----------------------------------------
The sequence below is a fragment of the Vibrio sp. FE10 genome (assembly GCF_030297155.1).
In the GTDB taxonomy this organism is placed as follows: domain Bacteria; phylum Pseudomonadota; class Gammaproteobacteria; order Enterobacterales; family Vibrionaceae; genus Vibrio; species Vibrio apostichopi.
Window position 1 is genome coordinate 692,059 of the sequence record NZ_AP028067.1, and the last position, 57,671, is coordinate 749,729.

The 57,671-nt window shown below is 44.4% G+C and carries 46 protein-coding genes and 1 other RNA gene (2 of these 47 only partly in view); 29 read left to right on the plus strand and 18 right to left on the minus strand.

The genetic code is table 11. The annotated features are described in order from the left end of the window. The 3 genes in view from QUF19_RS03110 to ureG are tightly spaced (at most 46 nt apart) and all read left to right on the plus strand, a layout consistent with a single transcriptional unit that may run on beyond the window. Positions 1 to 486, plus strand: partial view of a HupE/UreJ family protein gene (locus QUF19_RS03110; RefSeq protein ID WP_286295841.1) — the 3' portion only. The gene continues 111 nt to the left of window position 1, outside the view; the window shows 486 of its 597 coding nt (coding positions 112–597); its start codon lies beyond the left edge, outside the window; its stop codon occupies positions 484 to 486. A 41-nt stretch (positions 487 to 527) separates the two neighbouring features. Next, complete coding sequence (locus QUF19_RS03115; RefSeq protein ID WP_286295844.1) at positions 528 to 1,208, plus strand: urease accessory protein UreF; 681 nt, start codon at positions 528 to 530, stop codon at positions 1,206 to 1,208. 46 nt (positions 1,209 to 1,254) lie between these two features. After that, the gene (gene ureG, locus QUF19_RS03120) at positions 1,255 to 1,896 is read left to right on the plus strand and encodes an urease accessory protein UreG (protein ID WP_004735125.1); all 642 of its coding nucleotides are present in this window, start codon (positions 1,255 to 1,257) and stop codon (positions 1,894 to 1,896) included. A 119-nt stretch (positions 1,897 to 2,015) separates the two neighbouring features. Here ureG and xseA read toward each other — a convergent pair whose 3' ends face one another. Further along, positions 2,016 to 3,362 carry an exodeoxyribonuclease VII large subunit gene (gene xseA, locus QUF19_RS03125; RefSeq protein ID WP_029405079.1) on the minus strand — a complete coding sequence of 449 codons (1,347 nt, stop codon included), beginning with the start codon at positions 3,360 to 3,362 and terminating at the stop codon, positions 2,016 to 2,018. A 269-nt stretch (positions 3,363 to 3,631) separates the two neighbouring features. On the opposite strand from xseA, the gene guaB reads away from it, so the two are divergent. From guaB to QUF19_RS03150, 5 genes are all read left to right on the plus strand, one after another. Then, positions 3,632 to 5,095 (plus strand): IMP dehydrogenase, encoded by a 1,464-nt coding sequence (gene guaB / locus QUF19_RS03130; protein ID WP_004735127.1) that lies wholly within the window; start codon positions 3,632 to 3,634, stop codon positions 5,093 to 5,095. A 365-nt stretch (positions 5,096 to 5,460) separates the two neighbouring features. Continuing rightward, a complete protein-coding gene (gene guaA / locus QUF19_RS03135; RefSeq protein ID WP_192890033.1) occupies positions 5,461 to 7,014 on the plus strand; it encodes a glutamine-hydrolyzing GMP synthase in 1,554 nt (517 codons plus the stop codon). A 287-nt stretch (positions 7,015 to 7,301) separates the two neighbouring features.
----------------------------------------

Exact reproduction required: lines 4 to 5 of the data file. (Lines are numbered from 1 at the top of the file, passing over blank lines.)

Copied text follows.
The 57,671-nt window shown below is 44.4% G+C and carries 46 protein-coding genes and 1 other RNA gene (2 of these 47 only partly in view); 29 read left to right on the plus strand and 18 right to left on the minus strand.

The genetic code is table 11. The annotated features are described in order from the left end of the window. The 3 genes in view from QUF19_RS03110 to ureG are tightly spaced (at most 46 nt apart) and all read left to right on the plus strand, a layout consistent with a single transcriptional unit that may run on beyond the window. Positions 1 to 486, plus strand: partial view of a HupE/UreJ family protein gene (locus QUF19_RS03110; RefSeq protein ID WP_286295841.1) — the 3' portion only. The gene continues 111 nt to the left of window position 1, outside the view; the window shows 486 of its 597 coding nt (coding positions 112–597); its start codon lies beyond the left edge, outside the window; its stop codon occupies positions 484 to 486. A 41-nt stretch (positions 487 to 527) separates the two neighbouring features. Next, complete coding sequence (locus QUF19_RS03115; RefSeq protein ID WP_286295844.1) at positions 528 to 1,208, plus strand: urease accessory protein UreF; 681 nt, start codon at positions 528 to 530, stop codon at positions 1,206 to 1,208. 46 nt (positions 1,209 to 1,254) lie between these two features. After that, the gene (gene ureG, locus QUF19_RS03120) at positions 1,255 to 1,896 is read left to right on the plus strand and encodes an urease accessory protein UreG (protein ID WP_004735125.1); all 642 of its coding nucleotides are present in this window, start codon (positions 1,255 to 1,257) and stop codon (positions 1,894 to 1,896) included. A 119-nt stretch (positions 1,897 to 2,015) separates the two neighbouring features. Here ureG and xseA read toward each other — a convergent pair whose 3' ends face one another. Further along, positions 2,016 to 3,362 carry an exodeoxyribonuclease VII large subunit gene (gene xseA, locus QUF19_RS03125; RefSeq protein ID WP_029405079.1) on the minus strand — a complete coding sequence of 449 codons (1,347 nt, stop codon included), beginning with the start codon at positions 3,360 to 3,362 and terminating at the stop codon, positions 2,016 to 2,018. A 269-nt stretch (positions 3,363 to 3,631) separates the two neighbouring features. On the opposite strand from xseA, the gene guaB reads away from it, so the two are divergent. From guaB to QUF19_RS03150, 5 genes are all read left to right on the plus strand, one after another. Then, positions 3,632 to 5,095 (plus strand): IMP dehydrogenase, encoded by a 1,464-nt coding sequence (gene guaB / locus QUF19_RS03130; protein ID WP_004735127.1) that lies wholly within the window; start codon positions 3,632 to 3,634, stop codon positions 5,093 to 5,095. A 365-nt stretch (positions 5,096 to 5,460) separates the two neighbouring features. Continuing rightward, a complete protein-coding gene (gene guaA / locus QUF19_RS03135; RefSeq protein ID WP_192890033.1) occupies positions 5,461 to 7,014 on the plus strand; it encodes a glutamine-hydrolyzing GMP synthase in 1,554 nt (517 codons plus the stop codon). A 287-nt stretch (positions 7,015 to 7,301) separates the two neighbouring features.